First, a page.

UK & World News
Football Flares: Young Fans Are 'Used As Mules'
Children as young as eight have been used as "mules" to take flares and smokebombs into grounds to be set off by adults.
Premier League officials made the claim as a new campaign is launched warning fans of the dangers posed by setting off flares and smokebombs inside grounds.
It comes just weeks after an assistant referee was hit on the back by a flare during a Premier League clash between Aston Villa and Tottenham.
The use of pyrotechnics has risen significantly in English grounds in the past few seasons.
There were just eight recorded incidents during the 2010/11 season across the Premier League, Football League and Football Conference and the domestic cup competitions.
This rose to 72 during the 2011/12 season and jumped to 172 last season.
There have been 96 incidents this season, as of the end of October.
"Football fans might see images of football grounds in other parts of Europe full of smoke and light caused by pyrotechnic devices and think that they create a good atmosphere, but they do not," said policing minister Damian Green.
"Flares are very dangerous and can cause severe injuries. We are very lucky that no one has been seriously injured or killed by a flare here for a long time.
"This campaign clearly sets out the dangers of flares and smoke bombs. I want to see the courts taking this problem seriously and dealing in the strongest way possible with fans who still illegally smuggle pyrotechnics into football grounds."
New research carried out for the Premier League found that 87% of fans believe that pyrotechnics are dangerous at matches, while 86% said they were concerned for their safety.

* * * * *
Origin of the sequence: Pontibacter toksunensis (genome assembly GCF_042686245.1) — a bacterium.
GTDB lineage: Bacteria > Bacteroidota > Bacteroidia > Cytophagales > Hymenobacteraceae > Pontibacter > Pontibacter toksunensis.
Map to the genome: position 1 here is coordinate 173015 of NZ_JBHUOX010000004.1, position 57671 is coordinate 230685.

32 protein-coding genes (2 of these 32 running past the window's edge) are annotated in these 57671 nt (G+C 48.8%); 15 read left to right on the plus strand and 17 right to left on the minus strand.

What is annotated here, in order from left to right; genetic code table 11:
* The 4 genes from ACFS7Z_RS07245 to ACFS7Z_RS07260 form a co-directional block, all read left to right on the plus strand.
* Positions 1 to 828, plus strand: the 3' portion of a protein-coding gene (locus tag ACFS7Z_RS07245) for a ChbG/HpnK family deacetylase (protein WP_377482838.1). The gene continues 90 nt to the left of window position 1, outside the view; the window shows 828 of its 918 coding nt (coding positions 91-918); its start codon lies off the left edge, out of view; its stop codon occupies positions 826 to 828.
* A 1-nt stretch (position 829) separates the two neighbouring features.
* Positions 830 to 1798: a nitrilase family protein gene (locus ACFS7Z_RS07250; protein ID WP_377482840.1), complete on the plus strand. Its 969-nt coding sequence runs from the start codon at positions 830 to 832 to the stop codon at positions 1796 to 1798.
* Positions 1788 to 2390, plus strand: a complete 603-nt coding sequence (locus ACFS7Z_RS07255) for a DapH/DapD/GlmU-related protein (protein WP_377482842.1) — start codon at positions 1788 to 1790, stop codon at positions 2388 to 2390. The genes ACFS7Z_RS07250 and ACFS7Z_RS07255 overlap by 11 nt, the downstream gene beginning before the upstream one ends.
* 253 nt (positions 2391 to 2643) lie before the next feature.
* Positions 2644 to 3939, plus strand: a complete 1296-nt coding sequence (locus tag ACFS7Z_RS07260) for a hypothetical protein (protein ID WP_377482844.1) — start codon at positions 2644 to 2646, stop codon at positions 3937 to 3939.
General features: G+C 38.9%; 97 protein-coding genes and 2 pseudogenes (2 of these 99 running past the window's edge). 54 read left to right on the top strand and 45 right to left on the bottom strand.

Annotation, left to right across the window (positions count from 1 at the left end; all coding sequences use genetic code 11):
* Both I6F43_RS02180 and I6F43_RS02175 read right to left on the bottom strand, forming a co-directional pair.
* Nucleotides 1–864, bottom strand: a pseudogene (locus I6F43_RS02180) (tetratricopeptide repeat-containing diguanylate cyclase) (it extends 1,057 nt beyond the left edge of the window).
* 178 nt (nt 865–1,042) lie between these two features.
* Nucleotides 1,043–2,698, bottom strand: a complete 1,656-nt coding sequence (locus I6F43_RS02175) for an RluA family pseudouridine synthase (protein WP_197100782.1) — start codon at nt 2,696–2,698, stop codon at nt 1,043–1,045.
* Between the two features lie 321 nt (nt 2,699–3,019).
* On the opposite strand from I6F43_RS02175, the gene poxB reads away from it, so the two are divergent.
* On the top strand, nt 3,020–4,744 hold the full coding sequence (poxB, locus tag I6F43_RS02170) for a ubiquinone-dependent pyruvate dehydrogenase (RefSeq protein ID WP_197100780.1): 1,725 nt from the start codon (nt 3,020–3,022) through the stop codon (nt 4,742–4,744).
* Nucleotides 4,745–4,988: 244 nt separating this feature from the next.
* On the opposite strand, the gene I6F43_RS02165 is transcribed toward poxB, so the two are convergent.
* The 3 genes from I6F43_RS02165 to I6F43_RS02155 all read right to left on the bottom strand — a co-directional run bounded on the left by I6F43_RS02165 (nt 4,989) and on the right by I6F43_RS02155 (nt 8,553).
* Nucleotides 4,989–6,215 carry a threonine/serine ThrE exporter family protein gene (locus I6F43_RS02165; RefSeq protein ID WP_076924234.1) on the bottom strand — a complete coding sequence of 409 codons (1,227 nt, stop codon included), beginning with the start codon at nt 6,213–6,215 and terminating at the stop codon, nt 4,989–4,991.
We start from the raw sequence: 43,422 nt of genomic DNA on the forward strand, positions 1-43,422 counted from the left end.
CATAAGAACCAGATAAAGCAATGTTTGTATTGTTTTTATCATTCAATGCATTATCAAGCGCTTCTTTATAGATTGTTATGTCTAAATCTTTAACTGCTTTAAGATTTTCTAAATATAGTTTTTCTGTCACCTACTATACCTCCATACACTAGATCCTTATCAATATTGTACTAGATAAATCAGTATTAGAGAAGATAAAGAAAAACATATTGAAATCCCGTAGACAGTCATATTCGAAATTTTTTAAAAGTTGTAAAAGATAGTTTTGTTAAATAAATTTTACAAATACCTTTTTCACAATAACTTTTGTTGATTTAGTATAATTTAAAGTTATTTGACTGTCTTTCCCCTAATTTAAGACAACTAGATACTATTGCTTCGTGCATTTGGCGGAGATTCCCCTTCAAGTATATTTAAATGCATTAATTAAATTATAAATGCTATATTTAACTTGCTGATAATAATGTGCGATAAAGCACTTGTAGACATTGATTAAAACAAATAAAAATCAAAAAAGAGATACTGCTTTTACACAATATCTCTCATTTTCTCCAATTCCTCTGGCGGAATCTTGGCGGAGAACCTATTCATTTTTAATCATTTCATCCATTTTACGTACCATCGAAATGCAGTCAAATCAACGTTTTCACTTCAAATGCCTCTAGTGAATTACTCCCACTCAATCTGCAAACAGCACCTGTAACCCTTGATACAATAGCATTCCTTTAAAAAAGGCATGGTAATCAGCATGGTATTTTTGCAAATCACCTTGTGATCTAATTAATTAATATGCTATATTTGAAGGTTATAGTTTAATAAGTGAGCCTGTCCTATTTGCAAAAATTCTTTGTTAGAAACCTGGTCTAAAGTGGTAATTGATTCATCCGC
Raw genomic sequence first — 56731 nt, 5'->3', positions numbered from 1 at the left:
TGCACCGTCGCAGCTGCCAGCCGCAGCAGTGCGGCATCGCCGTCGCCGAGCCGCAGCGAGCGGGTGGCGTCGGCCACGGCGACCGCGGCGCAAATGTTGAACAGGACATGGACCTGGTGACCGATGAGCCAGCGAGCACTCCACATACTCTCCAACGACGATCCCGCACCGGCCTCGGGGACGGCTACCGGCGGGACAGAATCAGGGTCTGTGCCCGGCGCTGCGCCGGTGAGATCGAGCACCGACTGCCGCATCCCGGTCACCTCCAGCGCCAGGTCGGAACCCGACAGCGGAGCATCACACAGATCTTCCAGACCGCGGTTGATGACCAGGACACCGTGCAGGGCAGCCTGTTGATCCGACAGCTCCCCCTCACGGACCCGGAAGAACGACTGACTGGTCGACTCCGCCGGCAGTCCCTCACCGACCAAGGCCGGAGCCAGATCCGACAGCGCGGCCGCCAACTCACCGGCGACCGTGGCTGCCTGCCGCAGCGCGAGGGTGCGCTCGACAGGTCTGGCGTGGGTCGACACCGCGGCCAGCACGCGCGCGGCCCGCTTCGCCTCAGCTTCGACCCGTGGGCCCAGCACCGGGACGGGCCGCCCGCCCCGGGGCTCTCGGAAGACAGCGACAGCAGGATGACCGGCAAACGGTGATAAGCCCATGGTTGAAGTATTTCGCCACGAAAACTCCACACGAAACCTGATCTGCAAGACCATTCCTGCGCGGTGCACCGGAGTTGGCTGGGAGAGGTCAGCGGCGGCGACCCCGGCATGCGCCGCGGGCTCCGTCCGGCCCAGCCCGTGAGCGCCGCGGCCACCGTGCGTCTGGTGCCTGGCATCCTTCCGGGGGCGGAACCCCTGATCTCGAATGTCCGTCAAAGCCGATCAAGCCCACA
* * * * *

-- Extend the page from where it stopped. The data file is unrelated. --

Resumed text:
Cathy Long, the league's head of supporter services, said: "We have launched this education campaign because we want fans to be fully aware of the dangers of pyrotechnics and realise the harm they can cause to other supporters.
"Pyrotechnics are not innocent fun, they can be very dangerous and there are victims.
"Fans, club staff and match officials have already been injured, some of them severely, and supporters who bring them are doing so illegally and can face jail and long bans.
"We don't want that, we just want everyone to be safe and able to still come to the game."
The use of pyrotechnics by fans is a relatively new phenomenon in British football, with the trend imported from continental Europe, where the issue is much more prevalent.
Over half of fans have now witnessed pyrotechnics at a match, while 36% have been directly affected, 24% have had their view of the match obscured, 10% have suffered from smoke inhalation and 2% have been affected by heat from a flare.
Alan Weir, head of medical services at St John Ambulance, said: "We know that (our) volunteers have treated people for burns and smoke inhalation caused by flares at several football grounds.
"These cases could have led to disfigurement or other serious injuries, so we're advising fans to seek prompt emergency help should they come into contact with a flare to help prevent their injuries from getting worse."
Of the 172 incidents last season, 164 involved away fans. The average age of fans arrested for using pyrotechnics is 20.